Our ice storm, Eugene Onegin, getting ready to ski Lech, and learning some German
by Rob Tiller
On Friday much of the East Coast was walloped by a big snowstorm, but here in Raleigh, we got mostly sleet and freezing rain. It left a treacherous coating of ice on the roads. Sally ventured out once in the Subaru for groceries, but otherwise we hunkered down till Sunday, when it warmed up and most of the ice melted.
That afternoon we went to the N.C. Opera’s concert production of Tchaikovsky’s Eugene Onegin. It was really good! I was particularly struck by Joyce El-Khoury as Tatiana, a brilliant young singer, with amazing dynamic range, subtlety, and feeling. Eric Barry’s Linsky was also very fine. Indeed, all the principals were excellent, and the chorus and orchestra sounded good, too. Hats off to maestro Timothy Myers! I’m happy to say that Red Hat is sponsoring a broadcast/webcast of this performance on WCPE on May 5.
Next Saturday we’re headed to Lech am Arlberg, Austria for a week. Skiing the beautiful and challenging Alps, in the birthplace of the exhilarating sport of alpine skiing, has been a long time dream, and we’re finally going to do it. I settled on Lech based on recommendations of friends and data indicating that it is one of the snowiest places in Europe. The snow reports haven’t been looking great, but in the last few days coverage seems to be improving. As of today, they claim 55 inches, with 93 of 97 lifts open, and 193 miles of pistes. And close by is St. Anton, with lots more. With mother nature, you never know, but I’m optimistic.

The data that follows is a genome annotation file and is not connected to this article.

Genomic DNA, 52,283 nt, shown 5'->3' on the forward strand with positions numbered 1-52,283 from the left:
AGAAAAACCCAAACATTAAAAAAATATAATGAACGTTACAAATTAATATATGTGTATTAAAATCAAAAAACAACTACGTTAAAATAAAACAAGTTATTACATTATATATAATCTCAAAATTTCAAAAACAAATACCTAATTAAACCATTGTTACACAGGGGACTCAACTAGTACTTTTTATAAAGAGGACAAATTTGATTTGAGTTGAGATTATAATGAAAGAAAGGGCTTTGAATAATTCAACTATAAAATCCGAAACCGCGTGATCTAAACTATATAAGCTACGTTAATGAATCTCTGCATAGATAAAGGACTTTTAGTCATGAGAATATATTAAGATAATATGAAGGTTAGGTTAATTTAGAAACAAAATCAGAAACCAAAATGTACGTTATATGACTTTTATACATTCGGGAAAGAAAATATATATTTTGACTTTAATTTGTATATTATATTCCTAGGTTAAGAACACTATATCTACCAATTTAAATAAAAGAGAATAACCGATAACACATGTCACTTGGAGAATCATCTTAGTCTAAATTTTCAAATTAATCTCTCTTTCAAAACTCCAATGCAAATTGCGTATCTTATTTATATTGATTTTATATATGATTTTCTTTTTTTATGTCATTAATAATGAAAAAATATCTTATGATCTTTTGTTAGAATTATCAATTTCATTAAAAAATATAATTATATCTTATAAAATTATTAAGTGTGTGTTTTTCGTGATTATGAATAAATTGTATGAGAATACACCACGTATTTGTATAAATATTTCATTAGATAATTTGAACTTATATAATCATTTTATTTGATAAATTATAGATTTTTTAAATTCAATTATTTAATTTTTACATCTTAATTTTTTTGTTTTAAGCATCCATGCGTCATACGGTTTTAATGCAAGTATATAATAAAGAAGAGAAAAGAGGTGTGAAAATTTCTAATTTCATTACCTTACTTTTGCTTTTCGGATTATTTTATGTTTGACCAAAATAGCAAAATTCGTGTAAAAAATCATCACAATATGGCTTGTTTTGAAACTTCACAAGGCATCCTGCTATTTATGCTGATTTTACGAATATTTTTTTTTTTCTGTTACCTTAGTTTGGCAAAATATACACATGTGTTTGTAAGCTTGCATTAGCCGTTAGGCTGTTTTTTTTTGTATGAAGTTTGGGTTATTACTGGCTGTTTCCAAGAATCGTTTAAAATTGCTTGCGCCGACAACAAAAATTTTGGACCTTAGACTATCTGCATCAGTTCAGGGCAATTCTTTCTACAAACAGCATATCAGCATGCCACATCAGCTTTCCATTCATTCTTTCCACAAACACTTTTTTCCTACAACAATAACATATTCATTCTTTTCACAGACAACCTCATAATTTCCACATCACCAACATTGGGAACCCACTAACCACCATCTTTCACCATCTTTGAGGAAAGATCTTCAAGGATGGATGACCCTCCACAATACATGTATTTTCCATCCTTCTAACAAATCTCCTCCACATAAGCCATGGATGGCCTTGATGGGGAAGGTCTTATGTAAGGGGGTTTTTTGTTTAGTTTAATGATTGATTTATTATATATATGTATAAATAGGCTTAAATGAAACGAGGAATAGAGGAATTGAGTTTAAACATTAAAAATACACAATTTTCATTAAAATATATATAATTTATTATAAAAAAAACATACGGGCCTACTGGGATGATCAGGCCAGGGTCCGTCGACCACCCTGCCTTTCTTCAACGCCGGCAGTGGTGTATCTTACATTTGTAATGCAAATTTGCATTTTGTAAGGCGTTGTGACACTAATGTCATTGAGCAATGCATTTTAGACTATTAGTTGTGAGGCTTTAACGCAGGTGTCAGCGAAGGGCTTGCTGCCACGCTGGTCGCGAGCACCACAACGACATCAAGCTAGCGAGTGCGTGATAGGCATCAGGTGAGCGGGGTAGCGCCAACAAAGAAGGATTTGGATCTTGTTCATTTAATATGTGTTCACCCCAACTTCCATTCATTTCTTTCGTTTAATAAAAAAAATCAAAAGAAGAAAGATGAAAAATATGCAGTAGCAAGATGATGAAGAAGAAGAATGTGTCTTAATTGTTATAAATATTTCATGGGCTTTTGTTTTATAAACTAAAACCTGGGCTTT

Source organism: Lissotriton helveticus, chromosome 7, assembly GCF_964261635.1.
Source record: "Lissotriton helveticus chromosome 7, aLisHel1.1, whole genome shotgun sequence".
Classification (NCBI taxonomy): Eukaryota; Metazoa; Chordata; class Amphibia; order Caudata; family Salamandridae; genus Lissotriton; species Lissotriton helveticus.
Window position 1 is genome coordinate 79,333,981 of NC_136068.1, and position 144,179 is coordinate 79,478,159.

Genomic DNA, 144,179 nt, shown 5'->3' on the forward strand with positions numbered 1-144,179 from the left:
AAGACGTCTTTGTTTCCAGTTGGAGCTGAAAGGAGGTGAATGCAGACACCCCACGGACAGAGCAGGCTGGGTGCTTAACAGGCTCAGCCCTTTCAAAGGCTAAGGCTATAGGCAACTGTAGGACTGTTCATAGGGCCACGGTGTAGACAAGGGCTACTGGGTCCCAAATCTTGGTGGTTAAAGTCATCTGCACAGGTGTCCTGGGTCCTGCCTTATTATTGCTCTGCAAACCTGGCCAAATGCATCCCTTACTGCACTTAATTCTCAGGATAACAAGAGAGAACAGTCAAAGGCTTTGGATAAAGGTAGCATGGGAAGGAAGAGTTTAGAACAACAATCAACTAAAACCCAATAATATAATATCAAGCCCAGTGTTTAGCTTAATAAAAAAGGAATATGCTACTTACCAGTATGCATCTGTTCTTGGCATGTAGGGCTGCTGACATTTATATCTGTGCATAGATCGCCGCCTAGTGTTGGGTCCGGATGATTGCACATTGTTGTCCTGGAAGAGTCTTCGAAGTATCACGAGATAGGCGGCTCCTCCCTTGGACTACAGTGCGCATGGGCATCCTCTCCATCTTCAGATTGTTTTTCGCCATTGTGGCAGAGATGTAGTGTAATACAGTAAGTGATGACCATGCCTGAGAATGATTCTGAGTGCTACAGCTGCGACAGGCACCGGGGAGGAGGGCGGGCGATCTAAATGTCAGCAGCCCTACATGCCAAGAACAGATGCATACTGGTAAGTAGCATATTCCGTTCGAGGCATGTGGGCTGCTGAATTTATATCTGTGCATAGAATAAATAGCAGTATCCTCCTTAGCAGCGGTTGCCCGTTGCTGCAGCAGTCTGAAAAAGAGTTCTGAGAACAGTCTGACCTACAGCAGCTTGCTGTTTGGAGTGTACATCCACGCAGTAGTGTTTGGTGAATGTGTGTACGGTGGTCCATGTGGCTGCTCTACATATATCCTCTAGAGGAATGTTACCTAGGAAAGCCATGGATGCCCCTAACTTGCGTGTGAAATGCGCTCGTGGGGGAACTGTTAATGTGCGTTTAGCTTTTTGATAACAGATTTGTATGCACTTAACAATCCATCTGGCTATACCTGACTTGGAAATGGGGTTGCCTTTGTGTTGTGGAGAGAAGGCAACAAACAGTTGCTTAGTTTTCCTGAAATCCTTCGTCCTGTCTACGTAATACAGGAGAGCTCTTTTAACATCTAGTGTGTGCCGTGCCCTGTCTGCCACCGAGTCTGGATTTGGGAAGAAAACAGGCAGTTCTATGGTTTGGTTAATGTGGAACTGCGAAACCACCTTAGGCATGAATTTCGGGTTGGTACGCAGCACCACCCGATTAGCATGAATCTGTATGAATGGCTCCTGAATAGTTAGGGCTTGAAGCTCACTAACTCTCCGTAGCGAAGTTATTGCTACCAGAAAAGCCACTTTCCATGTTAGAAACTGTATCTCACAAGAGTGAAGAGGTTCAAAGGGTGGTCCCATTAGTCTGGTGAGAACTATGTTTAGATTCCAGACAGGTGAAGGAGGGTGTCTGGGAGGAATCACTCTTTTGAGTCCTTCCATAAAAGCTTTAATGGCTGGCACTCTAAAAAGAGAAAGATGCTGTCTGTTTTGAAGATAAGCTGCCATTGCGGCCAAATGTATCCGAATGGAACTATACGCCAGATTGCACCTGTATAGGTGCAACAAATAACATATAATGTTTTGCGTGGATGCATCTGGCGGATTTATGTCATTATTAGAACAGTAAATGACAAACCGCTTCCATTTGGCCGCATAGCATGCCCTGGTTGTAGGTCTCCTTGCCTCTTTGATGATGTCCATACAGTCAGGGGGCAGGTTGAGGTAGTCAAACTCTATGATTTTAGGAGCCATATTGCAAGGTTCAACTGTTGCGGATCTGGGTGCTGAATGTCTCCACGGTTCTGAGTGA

In happy anticipation, I’ve been learning some German with the Rosetta Stone program. I’ve gotten my basic greetings, numbers, colors, days of the week, basic types of housing, furnishings, appliances, food and drink, transportation methods, payment methods (e.g. Kreditkarte!), body states (e.g. ich habe Hunger!), and a other very practical words and phrases.
It helps that there are a lot of cognate cousins with English, and the vocal sounds correspond closely. But there are also a lot of little, intense puzzles. Whoever thought of the devilish declension system? And irregular pluralization? Etc. But it is quietly absorbing, much like learning music. As with music, you work as your own programmer, becoming something a little different, expanding.
But I’m under no illusion that I’ll be a fluent German conversationalist by next week, or even next year. For possible language emergencies in Austria, I downloaded Google Translate onto my smartphone, and practiced with it a bit. It receives spoken messages in English and broadcasts them back in German (or other languages), and vice versa. In my tests, it was quite accurate. Amazing!